High systemic and tumor-associated IL-8 correlates with reduced clinical benefit of PD-L1 blockade

Journal: Nature Medicine

Published: 2020-05-11

DOI: 10.1038/s41591-020-0860-1

Affiliations: 6

Authors: 26

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Research Highlight

Chemokine levels predict cancer immunotherapy success

© Douglas Sacha/Getty

© Douglas Sacha/Getty

Cancer patients with higher levels of an inflammatory signalling molecule in their bloodstream tend to respond worse to immune checkpoint-blocking drugs.

The finding — from a team led by scientists at Genentech, a Roche subsidiary — point to blood levels of this signalling molecule, a chemokine called interleukin 8 (IL-8), as an easily measurable biomarker for identifying patients most likely to benefit from immunotherapy. It also suggests that combining checkpoint inhibitors with agents that target IL-8 could boost response rates for many patients.

The researchers analysed blood and tumour samples from more than 1,400 patients with cancers of the kidney and bladder who had received atezolizumab, a Roche drug directed at an immunosuppressive molecule found on tumour cells.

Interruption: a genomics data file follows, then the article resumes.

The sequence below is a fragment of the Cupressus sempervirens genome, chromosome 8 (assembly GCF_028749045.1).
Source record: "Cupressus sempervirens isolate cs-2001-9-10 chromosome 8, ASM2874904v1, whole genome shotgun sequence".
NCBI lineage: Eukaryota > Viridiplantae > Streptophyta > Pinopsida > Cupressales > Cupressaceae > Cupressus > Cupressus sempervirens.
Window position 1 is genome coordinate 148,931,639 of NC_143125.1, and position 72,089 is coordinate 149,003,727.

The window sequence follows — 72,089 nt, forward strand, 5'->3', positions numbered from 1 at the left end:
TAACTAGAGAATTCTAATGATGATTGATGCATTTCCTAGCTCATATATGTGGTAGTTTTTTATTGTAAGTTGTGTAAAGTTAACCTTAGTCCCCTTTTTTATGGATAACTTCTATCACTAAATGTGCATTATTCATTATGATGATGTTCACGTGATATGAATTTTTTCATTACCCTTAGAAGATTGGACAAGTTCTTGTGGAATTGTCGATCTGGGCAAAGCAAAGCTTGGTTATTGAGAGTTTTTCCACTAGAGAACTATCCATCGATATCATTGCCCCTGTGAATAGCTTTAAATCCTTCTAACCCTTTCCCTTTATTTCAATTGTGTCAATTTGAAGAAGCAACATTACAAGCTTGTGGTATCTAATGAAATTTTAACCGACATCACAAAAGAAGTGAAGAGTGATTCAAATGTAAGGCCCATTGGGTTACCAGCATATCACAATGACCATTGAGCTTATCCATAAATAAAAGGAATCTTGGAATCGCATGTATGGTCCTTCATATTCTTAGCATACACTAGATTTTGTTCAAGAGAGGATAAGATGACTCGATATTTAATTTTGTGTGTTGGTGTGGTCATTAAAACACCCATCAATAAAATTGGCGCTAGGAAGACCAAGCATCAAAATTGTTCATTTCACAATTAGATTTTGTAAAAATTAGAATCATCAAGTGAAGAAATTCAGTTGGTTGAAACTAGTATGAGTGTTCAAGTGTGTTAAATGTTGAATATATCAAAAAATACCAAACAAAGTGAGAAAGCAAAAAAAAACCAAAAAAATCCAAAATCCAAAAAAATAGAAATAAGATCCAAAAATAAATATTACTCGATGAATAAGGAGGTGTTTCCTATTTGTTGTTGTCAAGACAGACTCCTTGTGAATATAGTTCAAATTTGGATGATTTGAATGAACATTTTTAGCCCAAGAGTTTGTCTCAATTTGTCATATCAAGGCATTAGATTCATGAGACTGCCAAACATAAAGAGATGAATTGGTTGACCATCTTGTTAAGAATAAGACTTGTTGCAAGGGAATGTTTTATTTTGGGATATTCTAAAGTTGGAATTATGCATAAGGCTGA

The team also determined the source of the harmful molecule — a population of immune cells known as myeloid cells that both circulate in the blood and accumulate around tumours, where they create a microenvironment that suppresses the immune response.

Supported content

  1. Nature Medicine 26, 693–698 (2020). doi: 10.1038/s41591-020-0860-1
Institutions Share
Genentech, Inc., United States of America (USA) 0.81
Roche Products Limited, United Kingdom (UK) 0.04
Netherlands Cancer Institute (NKI), Netherlands 0.04
Memorial Sloan Kettering Cancer Center (MSKCC), United States of America (USA) 0.04
Beth Israel Deaconess Medical Center (BIDMC), United States of America (USA) 0.04
Queen Mary University of London (QMUL), United Kingdom (UK) 0.04